Among the Americans who took up McCarthy’s cause was a San Antonio housewife named Myrtle G. Hance. A member of the Minute Women of the U.S.A., whose stated mission was to remove “supporters and sympathizers” of communism from schools, Hance took it upon herself that same year — 1953 — to comb through the San Antonio Public Library’s shelves, where she “uncovered” 500 books containing communist materials. In response, San Antonio mayor Jack White (whose wife was also a Minute Woman), demanded that those books be branded with a large red sticker, so that readers would know they were “dangerous.” Another city official went further — calling for the books Hance singled out to be burned.
It was the chief librarian of San Antonio who prevented this from happening. Julia Grothaus, who’d served in her position for two decades, argued that Americans could not understand, let alone fight, a thing if they did not know anything about it first. Local writers, journalists, and civic organizations rallied behind Grothaus’ position, as did the Public Library Board of Trustees, who would not rubberstamp the mayor’s call for her resignation. Despite Mayor White’s attempts at retaliation, Grothaus and her allies did not yield; the books in San Antonio would not be labeled and would not be burned.
What happened in San Antonio happened in other communities across the country, as organizations like the Minute Women stoked the public’s fears of communism. Librarians resisted in various ways to varying degrees of success. Then, on June 14, 1953, they received major support from President Eisenhower, who offered a highly publicized message bolstering free speech during his Dartmouth College commencement speech. Addressing the new graduates, the president told them, “Don’t join the book-burners… Don’t be afraid to go to your library and read every book.”
The press interpreted the president’s words to be a direct rebuff of McCarthy. The following day, McCarthy’s actions against the VOA’s overseas libraries made the front page of the New York Times when Secretary of State John Foster Dulles confirmed that 11 books abroad had been taken and destroyed. The ALA moved quickly to capitalize on the president’s support and the public’s attention. Shortly thereafter, the Freedom to Read Statement they’d come up with that May was signed off on by the ALA and the American Book Publishers Council and officially published. Still in effect today, it states that “the freedom to read is essential to our democracy.”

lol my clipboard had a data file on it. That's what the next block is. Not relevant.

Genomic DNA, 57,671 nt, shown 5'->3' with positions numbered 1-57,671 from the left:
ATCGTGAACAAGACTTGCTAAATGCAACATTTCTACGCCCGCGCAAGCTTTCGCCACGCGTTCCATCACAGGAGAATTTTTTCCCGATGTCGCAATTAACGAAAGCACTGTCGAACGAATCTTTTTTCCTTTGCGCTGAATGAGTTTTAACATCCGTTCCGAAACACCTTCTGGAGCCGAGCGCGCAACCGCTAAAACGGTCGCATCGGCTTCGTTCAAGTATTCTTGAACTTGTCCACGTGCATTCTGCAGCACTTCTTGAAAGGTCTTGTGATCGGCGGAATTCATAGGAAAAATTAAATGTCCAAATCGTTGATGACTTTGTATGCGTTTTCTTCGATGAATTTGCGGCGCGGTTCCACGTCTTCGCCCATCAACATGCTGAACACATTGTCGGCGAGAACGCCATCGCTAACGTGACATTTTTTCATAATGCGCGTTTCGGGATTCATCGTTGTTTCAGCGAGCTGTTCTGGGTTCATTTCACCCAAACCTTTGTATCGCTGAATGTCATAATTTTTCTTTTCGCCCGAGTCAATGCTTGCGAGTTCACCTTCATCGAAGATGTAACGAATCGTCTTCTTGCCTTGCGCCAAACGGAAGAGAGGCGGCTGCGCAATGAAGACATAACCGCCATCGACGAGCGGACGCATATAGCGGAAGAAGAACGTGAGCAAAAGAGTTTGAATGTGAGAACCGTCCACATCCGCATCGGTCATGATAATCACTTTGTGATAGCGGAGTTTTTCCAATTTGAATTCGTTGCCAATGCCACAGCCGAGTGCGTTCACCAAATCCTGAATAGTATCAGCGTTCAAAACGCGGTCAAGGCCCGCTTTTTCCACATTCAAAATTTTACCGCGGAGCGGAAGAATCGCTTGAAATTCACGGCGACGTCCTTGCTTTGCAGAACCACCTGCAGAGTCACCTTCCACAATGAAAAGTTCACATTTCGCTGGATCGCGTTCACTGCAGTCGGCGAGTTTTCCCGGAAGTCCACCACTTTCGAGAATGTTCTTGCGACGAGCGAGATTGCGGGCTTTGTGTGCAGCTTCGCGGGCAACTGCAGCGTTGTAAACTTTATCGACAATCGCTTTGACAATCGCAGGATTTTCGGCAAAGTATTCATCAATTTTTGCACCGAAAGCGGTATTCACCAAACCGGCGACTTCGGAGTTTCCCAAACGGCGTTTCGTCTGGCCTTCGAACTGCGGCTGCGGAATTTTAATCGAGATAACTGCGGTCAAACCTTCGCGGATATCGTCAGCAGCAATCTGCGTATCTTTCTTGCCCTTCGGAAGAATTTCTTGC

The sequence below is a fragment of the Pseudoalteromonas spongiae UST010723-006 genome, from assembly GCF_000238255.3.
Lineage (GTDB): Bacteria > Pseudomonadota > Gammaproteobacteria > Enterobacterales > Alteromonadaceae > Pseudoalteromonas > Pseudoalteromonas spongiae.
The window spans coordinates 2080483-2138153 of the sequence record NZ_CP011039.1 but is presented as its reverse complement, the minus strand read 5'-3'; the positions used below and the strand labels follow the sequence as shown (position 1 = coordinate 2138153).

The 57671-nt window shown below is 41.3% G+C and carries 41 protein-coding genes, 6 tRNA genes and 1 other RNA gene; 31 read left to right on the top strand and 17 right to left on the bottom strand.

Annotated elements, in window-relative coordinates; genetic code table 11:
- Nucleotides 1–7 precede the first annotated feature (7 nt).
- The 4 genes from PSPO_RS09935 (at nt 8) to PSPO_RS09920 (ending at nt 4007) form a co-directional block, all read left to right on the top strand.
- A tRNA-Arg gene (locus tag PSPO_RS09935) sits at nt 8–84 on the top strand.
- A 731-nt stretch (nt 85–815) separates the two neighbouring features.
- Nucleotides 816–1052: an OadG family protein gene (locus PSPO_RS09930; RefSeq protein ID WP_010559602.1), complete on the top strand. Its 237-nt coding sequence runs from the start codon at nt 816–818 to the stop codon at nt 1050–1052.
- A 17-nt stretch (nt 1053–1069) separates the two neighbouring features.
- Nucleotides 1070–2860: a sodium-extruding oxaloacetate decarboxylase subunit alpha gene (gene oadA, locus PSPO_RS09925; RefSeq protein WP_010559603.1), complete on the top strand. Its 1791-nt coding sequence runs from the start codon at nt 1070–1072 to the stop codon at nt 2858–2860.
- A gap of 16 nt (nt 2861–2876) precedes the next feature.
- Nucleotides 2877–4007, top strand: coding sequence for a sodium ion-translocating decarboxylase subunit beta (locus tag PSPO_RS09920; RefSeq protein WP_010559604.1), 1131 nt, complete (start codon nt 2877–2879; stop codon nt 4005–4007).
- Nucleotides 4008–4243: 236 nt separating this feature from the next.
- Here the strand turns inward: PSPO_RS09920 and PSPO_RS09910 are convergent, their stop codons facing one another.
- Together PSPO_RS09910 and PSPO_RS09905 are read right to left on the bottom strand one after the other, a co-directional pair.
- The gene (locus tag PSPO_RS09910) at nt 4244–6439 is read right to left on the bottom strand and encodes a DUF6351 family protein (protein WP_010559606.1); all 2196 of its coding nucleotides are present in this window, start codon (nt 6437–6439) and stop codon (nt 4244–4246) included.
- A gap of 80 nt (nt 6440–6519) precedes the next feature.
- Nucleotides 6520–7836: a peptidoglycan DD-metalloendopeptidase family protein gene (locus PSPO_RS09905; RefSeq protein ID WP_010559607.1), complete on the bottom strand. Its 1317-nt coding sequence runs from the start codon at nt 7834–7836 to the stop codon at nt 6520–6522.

Seventy years later, the conflict over censorship and free speech continues to play out in libraries. 2023 is on trend to set the record for the highest number of attempted book bans since ALA began compiling data about censorship in libraries. That means it would break last year’s peak, in which there were 1,269 demands to censor over 2,500 library books. In the summer of 2022, lawmakers in Florida also passed HB 1467, which requires books to be approved by a media specialist trained by Florida’s Department of Education. Educators and librarians found in violation of the law could be charged with a third-degree felony. Other states, like Missouri and Utah, have since published similar laws that punish librarians for “explicit” content.
Librarians and other educators are fighting back against the assault on free speech. Earlier this year, the Florida Education Association (which includes librarians), along with the Florida Freedom to Read Project, filed suit against the Florida legislature to challenge its censorship agenda. And after conservative lawmakers in Arkansas proposed Act 372, which sought to “protect children from indoctrination” by allowing librarians to be brought up on criminal charges if they were found with items “harmful to minors,” the Central Arkansas Library System took the lead in filing a federal lawsuit to question its constitutionality. A judge agreed, and the act has been blocked — for now.
Libraries have always offered more than just books. At their center, they offer a community space with safety to explore identities, histories and cultures. As librarians past and present know, the loss of this intellectual freedom would be catastrophic to American culture and democracy. Which is why, over eight decades since the Freedom to Read Act was first passed, in 2021 the ALA put forward a new statement that condemned acts of censorship and intimidation, and promised to continue to defend patrons’ constitutional rights, and the freedom to speak, publish, and read. It ended with a direct reflection on the Freedom to Read Act, proving that the fight goes on.
Madison Ingram is a PhD candidate in history at Temple University, where she is working on a dissertation on Black librarians and segregated libraries in the U.S. South. A Georgia native, she is dedicated to highlighting the work of Southern librarians and educators.
Originally published on Zócalo Public Square. Primary Editor: Jackie Mansky | Secondary Editor: Caroline Tracey